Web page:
Imagine walking into an emergency room amidst chaos. A subway derailment has occurred and injured straphangers are rushing in with a range of injuries. It’s your job as a nurse practitioner to assess the pain and begin to triage injuries.
You introduce yourself and ask the patient if they know where they are and what happened.
“I’m at Columbia, some hospital,” the patient responds. “The train jumped the track and I hit the handrail. I was standing and I went straight into it. My nose won’t stop bleeding, I think I broke my nose!”
Down the hall you hear another patient clutching her leg with a bone protruding out, yelling for help.
“Can someone help over here? I need something for this pain! I think I’m going to be sick!”
Thankfully, the injuries in this case aren’t real, but the people yelling for help are. They are what the health care community knows as “standardized patients” (SPs), or trained actors who receive a medical history to memorize and play the role of “patient” in a simulated health care environment.
The derailment simulation was one of many on display at Columbia Nursing’s Helene Fuld Health Trust Simulation Center Open House on Thursday, January 25. The event aimed to demonstrate the power of simulated learning in the future of health education, and was open to alumni and faculty members of Columbia and NYP s as well as health care and industry professionals from medicine, nursing, and simulation.
“Millions of people ride the subway every day, and we definitely thought it was something relatable that would allow students to learn how to prioritize a large range of injuries,” said Eileen Thomas, EdD, assistant professor, who put together the scenario for the open house. “In simulation, we like to expose students to things they don’t typically see, so when they come across it in their career, they will be confident and ready to respond.”
The derailment simulation featured four trained SPs, who all donned stage make-up and hospital gowns to bring their roles of injured “straphangers” to life. With the aid of a professional make-up artist, they presented injuries and symptoms ranging from broken noses, head trauma, lacerations, and bleeding for advanced practice nursing students to assess, diagnose, and treat.
“People loved it and couldn’t believe how real it felt,” said Kellie Bryant, DNP, executive director of simulation. “This open house was about showcasing how Columbia Nursing students learn critical skills using high-fidelity manikins and standardized patients.”
In addition to the subway derailment, the open house featured other simulation scenarios to showcase how students learn these critical skills using both robotic manikins, task trainers, and SPs in its new, state-of-the-art Helene Fuld Health Trust Simulation Center—one of the largest simulation centers dedicated to nursing simulation in New York State.
Claire Brieva ‘20 is a current Columbia Nursing Family Doctor of Nursing Practice (FNP) student who participated in the derailment simulation.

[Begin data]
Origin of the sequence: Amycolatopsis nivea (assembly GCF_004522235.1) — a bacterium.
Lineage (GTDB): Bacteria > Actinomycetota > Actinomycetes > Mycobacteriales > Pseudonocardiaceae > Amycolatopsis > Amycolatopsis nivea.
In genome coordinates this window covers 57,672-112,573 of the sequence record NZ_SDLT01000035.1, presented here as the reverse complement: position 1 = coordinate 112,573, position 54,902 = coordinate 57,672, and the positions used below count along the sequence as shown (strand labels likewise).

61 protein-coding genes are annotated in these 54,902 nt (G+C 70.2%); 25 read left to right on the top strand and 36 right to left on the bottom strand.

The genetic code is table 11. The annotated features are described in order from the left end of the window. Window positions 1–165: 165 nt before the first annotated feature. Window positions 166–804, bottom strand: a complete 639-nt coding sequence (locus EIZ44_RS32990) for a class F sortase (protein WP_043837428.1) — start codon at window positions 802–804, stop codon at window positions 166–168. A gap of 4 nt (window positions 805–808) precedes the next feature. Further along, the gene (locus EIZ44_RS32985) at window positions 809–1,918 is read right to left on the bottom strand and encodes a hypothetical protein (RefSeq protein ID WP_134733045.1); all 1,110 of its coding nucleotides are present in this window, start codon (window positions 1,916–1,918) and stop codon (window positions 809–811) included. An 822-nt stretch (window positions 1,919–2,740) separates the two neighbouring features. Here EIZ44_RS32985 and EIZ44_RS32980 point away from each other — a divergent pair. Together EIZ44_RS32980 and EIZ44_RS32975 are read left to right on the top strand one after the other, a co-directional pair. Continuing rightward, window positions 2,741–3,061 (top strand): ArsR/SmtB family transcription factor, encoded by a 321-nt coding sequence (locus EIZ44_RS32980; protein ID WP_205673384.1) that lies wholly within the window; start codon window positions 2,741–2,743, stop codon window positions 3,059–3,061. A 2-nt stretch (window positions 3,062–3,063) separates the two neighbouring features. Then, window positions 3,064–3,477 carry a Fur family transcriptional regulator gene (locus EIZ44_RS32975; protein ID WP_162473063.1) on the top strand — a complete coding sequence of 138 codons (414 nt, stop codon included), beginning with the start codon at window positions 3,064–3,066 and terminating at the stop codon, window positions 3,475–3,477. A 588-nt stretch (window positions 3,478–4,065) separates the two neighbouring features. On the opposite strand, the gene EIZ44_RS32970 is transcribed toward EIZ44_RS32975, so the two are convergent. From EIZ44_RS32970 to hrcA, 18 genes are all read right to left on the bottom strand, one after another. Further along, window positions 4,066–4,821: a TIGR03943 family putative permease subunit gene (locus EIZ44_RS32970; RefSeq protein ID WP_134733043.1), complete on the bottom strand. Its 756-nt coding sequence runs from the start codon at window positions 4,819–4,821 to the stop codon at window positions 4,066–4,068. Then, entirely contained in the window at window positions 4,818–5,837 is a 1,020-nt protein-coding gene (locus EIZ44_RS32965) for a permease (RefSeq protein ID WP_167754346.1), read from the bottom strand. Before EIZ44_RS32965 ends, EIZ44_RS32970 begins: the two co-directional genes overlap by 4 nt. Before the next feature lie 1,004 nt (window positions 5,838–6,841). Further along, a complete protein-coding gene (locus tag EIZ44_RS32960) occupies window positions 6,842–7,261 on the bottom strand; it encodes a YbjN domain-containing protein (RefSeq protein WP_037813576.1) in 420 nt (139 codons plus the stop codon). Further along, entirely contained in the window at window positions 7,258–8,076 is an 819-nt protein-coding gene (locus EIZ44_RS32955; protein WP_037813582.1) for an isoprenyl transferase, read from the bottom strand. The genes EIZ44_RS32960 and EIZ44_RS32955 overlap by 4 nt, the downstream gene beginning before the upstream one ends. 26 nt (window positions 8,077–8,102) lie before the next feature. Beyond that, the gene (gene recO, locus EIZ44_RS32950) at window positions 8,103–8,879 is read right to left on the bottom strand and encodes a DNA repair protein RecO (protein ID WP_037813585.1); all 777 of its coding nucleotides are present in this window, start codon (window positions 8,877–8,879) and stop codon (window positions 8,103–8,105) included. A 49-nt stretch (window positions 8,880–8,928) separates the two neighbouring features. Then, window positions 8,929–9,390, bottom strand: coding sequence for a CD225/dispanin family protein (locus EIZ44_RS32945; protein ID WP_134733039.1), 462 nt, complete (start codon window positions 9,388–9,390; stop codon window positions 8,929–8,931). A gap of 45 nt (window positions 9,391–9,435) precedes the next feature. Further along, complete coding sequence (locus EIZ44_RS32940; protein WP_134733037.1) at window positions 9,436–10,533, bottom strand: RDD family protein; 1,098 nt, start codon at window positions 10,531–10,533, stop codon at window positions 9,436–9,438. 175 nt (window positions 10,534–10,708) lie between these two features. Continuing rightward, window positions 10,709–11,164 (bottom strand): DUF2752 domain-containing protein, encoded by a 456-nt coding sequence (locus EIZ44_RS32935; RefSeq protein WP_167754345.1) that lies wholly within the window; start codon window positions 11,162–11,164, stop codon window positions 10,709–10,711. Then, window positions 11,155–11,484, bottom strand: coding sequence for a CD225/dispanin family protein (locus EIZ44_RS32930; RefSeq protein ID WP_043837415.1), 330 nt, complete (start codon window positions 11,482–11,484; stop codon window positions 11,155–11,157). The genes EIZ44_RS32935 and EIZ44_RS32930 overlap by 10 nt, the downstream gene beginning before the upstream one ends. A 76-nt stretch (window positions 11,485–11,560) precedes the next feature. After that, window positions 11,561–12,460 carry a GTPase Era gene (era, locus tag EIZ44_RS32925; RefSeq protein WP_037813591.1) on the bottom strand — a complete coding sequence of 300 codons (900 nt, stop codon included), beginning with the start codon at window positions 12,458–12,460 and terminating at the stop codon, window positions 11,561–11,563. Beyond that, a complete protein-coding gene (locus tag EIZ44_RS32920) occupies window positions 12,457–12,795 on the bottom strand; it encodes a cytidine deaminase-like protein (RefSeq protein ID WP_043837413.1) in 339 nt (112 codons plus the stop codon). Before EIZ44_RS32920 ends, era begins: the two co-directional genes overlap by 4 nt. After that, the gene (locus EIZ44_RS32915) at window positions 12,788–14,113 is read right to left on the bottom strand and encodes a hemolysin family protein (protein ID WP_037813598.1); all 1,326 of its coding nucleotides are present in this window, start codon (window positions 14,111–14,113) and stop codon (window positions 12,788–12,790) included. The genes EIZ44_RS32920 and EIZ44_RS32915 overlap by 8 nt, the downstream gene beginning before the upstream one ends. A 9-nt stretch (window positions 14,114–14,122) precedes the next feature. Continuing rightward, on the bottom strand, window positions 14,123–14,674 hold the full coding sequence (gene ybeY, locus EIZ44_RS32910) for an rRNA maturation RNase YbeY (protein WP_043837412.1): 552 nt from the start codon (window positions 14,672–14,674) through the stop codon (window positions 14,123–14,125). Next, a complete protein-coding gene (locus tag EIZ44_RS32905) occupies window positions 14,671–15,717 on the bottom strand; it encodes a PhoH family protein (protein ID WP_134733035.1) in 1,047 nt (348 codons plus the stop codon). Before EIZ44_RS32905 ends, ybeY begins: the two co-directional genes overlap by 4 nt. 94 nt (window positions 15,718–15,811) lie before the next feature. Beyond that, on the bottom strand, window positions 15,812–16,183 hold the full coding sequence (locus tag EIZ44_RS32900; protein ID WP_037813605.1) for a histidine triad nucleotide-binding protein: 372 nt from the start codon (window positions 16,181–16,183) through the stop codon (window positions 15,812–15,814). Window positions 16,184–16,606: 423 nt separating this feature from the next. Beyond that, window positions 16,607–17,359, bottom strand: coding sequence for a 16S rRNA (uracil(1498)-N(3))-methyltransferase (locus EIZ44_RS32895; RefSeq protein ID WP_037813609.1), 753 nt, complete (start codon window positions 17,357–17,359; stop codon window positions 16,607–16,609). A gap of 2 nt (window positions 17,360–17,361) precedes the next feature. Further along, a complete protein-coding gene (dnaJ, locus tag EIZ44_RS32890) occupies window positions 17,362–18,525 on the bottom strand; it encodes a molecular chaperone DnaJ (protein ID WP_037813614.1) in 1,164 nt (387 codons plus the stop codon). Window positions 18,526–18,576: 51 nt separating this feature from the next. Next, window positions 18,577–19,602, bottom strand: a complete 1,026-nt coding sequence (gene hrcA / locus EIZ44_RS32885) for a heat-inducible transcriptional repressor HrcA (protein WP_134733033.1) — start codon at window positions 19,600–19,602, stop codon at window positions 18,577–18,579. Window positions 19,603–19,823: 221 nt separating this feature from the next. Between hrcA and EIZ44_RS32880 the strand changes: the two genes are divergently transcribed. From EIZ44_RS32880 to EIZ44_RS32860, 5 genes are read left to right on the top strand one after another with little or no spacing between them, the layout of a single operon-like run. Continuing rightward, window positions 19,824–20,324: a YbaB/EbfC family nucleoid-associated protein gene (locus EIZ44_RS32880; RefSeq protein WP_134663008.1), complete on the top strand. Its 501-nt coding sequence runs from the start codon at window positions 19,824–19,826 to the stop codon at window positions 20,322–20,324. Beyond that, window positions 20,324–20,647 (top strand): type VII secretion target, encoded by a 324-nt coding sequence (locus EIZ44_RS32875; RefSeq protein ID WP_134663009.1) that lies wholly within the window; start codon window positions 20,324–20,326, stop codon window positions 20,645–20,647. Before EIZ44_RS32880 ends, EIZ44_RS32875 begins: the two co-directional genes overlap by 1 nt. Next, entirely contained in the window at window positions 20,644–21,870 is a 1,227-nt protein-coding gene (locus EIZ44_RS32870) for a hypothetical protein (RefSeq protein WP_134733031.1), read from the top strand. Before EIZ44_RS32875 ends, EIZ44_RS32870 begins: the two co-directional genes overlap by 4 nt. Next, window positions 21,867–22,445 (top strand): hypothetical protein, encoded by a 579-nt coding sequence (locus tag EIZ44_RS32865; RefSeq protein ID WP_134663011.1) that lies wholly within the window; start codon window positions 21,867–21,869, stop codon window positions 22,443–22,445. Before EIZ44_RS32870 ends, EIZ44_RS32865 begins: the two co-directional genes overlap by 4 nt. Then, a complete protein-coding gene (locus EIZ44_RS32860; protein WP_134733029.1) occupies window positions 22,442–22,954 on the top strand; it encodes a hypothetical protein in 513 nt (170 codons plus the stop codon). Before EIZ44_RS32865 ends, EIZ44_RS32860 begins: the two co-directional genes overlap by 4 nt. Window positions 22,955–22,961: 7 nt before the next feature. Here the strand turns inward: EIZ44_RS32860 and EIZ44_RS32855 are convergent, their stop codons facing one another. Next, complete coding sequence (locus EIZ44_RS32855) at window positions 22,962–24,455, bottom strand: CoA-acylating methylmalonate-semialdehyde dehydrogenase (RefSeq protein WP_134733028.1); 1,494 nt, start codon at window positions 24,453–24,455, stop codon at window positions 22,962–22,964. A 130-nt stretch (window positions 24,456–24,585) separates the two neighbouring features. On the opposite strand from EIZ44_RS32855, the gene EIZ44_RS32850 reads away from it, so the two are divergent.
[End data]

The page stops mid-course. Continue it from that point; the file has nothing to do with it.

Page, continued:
“To be able to practice such a high stress situation in a safe learning environment definitely makes me feel more confident and comfortable in my ability as a nurse practitioner to think quickly,” Brieva said. “We’re so lucky to get to learn in this kind of environment.”
The two-story 16,000-square-foot facility is designed to promote patient safety and prepare students for real-world practice in an ever changing, complex health care system. All simulation rooms have video recording capabilities that are used to provide feedback to students.
“It’s all about making students more competent health care providers,” Dr. Bryant said. “Students have classroom learning and also have clinical practicums, but simulation aims to bridge the gap between the two. We want all mistakes to happen in this safe learning environment so they learn from the simulation and are better prepared to work in the clinical environment after graduation.
Research has shown that the use of simulation improves students’ critical thinking, clinical judgement, communication, and overall clinical skills. SPs, like those used in the subway derailment simulation, help to enhance that learning and create an additional level of realism to the scenarios.
“The SPs were so real that you forgot they were acting,” Brieva said. “The fact they can respond to your questions and give you feedback really adds a completely new level to my education.”
In addition to use for Columbia Nursing students and faculty, Dr. Bryant says that the space is also utilized for interprofessional simulations and opportunities for collaboration. Dr. Bryant says there have already been several simulations that brought different specialties and professions together.
“Health care environments are all about collaboration and teamwork to provide the best quality care you can give to patients,” Dr. Bryant said. “In simulation we strive to replicate the clinical environment so our students have a smooth and easier transition to the clinical setting.”
See more photos from the evening here.
Interested in learning more about The Helene Fuld Health Trust Simulation Center? Contact Kellie Bryant, DNP, executive director and assistant professor of Columbia University School of Nursing at firstname.lastname@example.org